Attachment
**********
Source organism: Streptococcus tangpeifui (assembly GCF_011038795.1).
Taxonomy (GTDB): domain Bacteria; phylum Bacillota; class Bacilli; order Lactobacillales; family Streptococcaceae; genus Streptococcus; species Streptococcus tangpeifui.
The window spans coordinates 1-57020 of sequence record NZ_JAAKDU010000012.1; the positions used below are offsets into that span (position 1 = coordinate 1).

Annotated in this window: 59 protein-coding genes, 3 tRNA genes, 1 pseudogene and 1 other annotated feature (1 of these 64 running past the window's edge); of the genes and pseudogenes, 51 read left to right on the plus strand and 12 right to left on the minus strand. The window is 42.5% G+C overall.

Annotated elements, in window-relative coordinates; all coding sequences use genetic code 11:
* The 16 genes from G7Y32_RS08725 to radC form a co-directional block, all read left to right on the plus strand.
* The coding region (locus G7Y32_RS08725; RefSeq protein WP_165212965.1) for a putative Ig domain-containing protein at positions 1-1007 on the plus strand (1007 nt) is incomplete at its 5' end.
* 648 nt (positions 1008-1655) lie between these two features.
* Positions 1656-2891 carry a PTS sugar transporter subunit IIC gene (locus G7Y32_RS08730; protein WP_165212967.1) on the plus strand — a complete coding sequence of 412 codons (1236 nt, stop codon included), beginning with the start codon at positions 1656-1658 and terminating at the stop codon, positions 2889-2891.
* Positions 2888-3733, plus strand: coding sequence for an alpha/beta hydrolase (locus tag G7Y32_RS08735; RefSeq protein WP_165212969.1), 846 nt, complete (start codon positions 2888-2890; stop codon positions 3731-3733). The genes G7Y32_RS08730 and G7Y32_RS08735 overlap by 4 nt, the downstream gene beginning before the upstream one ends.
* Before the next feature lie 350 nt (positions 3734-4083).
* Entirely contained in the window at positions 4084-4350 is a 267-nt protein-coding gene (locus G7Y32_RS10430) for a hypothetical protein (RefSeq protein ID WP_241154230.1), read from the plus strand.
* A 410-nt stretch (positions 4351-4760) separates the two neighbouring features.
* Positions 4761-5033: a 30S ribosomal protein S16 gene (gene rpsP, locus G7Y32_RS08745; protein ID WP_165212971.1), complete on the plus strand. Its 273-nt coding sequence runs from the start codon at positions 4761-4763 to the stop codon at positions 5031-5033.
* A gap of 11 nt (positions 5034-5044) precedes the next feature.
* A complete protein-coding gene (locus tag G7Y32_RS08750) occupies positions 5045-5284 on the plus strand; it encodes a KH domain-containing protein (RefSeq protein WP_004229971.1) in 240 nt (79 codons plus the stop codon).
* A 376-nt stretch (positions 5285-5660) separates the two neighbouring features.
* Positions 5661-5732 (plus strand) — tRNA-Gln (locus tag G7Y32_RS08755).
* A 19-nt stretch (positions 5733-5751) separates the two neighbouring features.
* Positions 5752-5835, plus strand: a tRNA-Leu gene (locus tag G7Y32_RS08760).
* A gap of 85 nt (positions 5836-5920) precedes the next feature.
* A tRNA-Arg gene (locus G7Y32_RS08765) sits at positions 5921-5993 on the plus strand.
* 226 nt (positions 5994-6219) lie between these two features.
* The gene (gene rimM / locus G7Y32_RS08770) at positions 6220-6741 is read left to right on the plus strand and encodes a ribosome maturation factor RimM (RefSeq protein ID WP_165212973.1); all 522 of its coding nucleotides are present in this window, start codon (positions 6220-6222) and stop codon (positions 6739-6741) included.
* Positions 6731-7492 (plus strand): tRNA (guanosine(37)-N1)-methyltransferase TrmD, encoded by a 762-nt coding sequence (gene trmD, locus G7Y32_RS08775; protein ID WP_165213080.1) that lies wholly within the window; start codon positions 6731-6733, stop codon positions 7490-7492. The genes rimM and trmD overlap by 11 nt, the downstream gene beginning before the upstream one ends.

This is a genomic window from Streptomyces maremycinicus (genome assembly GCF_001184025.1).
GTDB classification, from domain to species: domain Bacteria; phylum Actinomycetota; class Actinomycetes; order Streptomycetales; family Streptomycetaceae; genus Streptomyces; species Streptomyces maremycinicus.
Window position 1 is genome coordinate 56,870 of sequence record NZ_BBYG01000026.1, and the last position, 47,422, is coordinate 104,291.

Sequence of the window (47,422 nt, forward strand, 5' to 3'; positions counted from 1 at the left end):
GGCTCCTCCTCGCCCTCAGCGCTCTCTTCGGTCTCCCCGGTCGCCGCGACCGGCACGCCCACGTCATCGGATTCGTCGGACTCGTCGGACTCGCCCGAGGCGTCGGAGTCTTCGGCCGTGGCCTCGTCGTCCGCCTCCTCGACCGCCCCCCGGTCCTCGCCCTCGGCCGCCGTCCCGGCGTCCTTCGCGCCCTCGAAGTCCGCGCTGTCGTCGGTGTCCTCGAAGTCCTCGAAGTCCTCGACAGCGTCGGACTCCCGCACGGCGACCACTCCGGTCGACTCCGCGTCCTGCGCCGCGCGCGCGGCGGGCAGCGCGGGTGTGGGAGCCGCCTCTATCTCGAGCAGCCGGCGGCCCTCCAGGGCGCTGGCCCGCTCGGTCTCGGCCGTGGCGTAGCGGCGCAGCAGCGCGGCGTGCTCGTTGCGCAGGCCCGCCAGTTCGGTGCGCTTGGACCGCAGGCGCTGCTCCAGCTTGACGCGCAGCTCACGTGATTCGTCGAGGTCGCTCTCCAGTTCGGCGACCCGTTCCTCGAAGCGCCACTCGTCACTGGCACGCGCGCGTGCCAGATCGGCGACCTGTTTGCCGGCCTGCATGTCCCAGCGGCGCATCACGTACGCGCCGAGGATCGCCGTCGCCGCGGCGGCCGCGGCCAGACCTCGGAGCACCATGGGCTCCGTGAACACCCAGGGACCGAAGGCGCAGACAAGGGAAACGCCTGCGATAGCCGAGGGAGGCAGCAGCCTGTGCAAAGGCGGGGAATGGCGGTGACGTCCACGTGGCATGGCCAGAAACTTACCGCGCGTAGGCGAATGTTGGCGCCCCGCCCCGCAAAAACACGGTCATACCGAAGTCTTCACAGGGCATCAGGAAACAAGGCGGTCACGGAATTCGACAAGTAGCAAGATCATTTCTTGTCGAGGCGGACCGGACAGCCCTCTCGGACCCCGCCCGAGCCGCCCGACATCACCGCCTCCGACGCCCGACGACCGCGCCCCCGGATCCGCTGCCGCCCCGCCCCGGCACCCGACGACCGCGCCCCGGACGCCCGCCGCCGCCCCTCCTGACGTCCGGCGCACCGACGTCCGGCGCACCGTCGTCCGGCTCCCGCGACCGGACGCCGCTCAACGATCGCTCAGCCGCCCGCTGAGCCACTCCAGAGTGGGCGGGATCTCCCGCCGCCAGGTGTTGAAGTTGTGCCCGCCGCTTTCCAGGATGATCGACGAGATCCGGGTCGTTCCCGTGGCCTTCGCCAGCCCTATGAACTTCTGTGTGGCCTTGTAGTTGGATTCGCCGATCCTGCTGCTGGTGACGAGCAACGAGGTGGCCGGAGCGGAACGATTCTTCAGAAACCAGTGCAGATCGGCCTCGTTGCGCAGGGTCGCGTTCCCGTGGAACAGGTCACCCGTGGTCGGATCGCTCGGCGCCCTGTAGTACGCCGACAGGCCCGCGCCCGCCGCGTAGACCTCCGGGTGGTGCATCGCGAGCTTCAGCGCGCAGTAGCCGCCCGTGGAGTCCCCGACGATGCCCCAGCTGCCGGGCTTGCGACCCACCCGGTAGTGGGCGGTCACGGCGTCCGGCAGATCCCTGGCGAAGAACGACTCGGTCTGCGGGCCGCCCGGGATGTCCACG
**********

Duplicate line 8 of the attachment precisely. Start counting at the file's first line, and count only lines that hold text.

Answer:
* 648 nt (positions 1008-1655) lie between these two features.